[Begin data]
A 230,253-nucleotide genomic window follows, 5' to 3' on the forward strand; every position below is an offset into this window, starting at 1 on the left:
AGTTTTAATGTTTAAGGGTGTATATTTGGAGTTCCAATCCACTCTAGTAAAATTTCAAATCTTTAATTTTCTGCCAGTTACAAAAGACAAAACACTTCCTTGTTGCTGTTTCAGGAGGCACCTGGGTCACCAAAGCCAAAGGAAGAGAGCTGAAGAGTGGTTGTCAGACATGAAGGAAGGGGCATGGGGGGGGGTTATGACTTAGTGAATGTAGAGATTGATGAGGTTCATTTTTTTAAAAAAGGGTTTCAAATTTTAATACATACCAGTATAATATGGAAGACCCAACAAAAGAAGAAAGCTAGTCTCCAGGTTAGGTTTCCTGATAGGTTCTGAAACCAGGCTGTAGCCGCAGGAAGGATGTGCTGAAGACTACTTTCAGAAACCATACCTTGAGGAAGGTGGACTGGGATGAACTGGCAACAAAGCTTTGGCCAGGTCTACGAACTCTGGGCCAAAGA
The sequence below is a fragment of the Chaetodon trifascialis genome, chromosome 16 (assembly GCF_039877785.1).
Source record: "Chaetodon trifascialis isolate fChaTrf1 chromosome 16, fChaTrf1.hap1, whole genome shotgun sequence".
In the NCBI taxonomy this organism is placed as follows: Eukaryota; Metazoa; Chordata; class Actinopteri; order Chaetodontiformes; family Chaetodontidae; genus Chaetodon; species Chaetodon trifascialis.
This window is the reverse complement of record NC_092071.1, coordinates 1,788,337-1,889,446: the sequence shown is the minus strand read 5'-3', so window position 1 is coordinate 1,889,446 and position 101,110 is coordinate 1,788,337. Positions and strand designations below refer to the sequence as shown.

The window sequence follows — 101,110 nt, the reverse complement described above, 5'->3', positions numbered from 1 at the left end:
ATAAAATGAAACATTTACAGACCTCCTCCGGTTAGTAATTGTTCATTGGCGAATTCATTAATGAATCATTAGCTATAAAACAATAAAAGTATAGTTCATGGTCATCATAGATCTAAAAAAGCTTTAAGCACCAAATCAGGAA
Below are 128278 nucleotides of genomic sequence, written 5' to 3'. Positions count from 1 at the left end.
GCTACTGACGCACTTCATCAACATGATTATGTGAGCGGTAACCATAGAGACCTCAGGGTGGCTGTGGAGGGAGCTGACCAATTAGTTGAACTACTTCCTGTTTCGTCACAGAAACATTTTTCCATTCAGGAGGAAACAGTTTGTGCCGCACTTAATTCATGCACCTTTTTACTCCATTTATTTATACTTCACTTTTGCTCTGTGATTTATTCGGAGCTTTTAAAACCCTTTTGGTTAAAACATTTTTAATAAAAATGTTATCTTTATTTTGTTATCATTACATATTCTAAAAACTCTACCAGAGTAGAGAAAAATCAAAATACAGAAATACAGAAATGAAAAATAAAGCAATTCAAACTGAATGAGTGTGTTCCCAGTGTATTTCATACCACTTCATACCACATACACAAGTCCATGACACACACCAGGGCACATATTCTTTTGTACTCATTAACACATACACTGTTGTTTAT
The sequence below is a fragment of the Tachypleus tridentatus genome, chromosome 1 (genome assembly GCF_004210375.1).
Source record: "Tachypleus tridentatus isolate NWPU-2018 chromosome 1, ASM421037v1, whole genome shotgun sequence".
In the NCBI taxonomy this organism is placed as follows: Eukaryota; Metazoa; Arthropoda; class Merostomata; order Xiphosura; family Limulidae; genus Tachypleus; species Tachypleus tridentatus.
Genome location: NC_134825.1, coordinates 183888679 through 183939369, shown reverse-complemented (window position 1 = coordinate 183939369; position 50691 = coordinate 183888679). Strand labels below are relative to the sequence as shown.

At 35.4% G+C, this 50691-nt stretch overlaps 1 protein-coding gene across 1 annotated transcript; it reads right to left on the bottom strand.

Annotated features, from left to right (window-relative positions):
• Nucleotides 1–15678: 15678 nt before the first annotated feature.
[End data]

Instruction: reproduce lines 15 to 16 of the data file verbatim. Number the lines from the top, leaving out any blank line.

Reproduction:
At 35.4% G+C, this 50691-nt stretch overlaps 1 protein-coding gene across 1 annotated transcript; it reads right to left on the bottom strand.

Annotated features, from left to right (window-relative positions):